Malware permeated the mobile ecosystem in 2011. The issue is not going away either. Smartphones have an unprecedented amount of personal data that malicious hackers are drooling to obtain. Every day they are coming up with more sophisticated attacks and scheming ways on how to infiltrate that data trove in your pocket.

Juniper's Mobile Threats Report for 2011 shows that malware increased in 2011 by 155%. 46.7% of all threats that Juniper analyzed in 2011 were Android, ahead of 41% for Java ME. While Juniper does not have stats for Apple's iOS, it does say that there are dangers that could harm your iPhone as well.

From 2010 to 2011, Juniper saw instances of mobile malware in its network rise from 11,138 samples to 28,472. Juniper's Mobile Threat Center (MTC) examined 793,631 applications across every major mobile operating system. The sources of these applications range from the official mobile OS app stores, third-party app stores, know repositories of malicious apps, malware submissions from customers and partners and "zero day" apps identified by Juniper's Junos Pulse system.

Spyware most common form of mobile malware at 63.39%. Spyware makes sense on mobile devices because hackers are looking for access to contacts, passwords and site activity. Like any spy, malicious hackers want to know as much about you as they can. That information, such as GPS records, text messages and browser history, becomes powerful for malicious hackers looking to exploit the device for monetary gain. In the same vein, the "SMS Trojan" was the next biggest threat at 36.43%. SMS Trojans run in the background of an application and send text messages to premium services owned by the attacker. Many SMS Trojans come from "fake installer" programs, pirated and paid version of free apps (like Opera Mini) that then take over a devices communications channels.

The reason that Android was so popular for malware is because the openness of the Android Market makes it easy for hackers to slip malicious applications in. Google's "bouncer" has been mostly successful in protecting users but even a malware scanner across the entire Android Market cannot identify zero day attacks. A zero day is a vulnerability that was previously undiscovered and hence difficult to track until someone exploits it. In the last seven months of 2011, Juniper saw 13,302 samples of Android malware, more than the entire mobile malware ecosystem in 2010 combined.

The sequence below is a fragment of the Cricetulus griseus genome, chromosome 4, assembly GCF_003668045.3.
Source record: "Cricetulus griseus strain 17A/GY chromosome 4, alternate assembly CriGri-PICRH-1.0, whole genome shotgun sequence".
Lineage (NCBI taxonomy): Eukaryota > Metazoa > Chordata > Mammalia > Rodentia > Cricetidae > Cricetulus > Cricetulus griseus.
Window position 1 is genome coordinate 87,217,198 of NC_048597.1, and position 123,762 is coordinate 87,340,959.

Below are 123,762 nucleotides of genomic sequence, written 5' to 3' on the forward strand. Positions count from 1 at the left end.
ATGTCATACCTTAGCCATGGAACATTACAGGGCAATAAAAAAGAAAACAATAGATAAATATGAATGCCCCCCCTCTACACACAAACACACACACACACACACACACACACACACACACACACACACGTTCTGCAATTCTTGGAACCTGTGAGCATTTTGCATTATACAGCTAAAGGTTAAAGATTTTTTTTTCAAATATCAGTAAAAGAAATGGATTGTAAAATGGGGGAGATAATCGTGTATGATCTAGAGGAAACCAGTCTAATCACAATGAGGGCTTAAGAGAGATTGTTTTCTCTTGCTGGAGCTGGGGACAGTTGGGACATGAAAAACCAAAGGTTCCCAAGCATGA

Juniper admits that iOS is safer from malware than any other platform. Juniper notes that those that jailbreak their iPhones are more susceptible to malware and that there are several spoof sites that can jailbreak an iPhone but also leave malware in its kernel.

"There are virtually no meaningful endpoint security products for the iOS platform because Apple does not provide developers with tools to create them," the report states. "This lack of software protection and a competitive security market leaves users with little protection if malware were ever to make it through Apple's application vetting process. In the long (term), this could create a false sense of security for Apple users and prove to be an even bigger risk than Android's open model."

It must be pointed out that while iOS is safer and indeed lacks endpoint security, it is in the best interest of Juniper (and every other company that provides mobile malware protection) to put pressure on Apple to give the tools to create iOS security apps. There is big money in security and if there is ever a hint of malware on iOS devices, the security companies stand to profit from that.

Other forms of malware that can affect mobile devices include direct attacks, such as SMS spam or attacking applications with malicious content or packets. Applications, by definition, are software and as with any software are open to be hacked by external forces. There is also vulnerability through the browser. Juniper points out that the Webkit engine that is used by Android, BlackBerry, iOS and webOS has vulnerabilities that can be exploited through visiting an infected site.

Connectivity hacks are also vulnerabilities in the system. Connectivity vulnerabilities come from Wi-Fi sniffing on an unsecure network or "man-in-the-middle" attacks where malicious hackers insert themselves inbetween the device and its point of connection to the outside world.

Juniper expects to see more malware come to the mobile ecosystem in 2012. There is just too much rich data ripe for the plucking for malicious hackers to stop their efforts. Targeting applications and payments processors will grow as hackers create ingenious ways to attack user data for financial gain.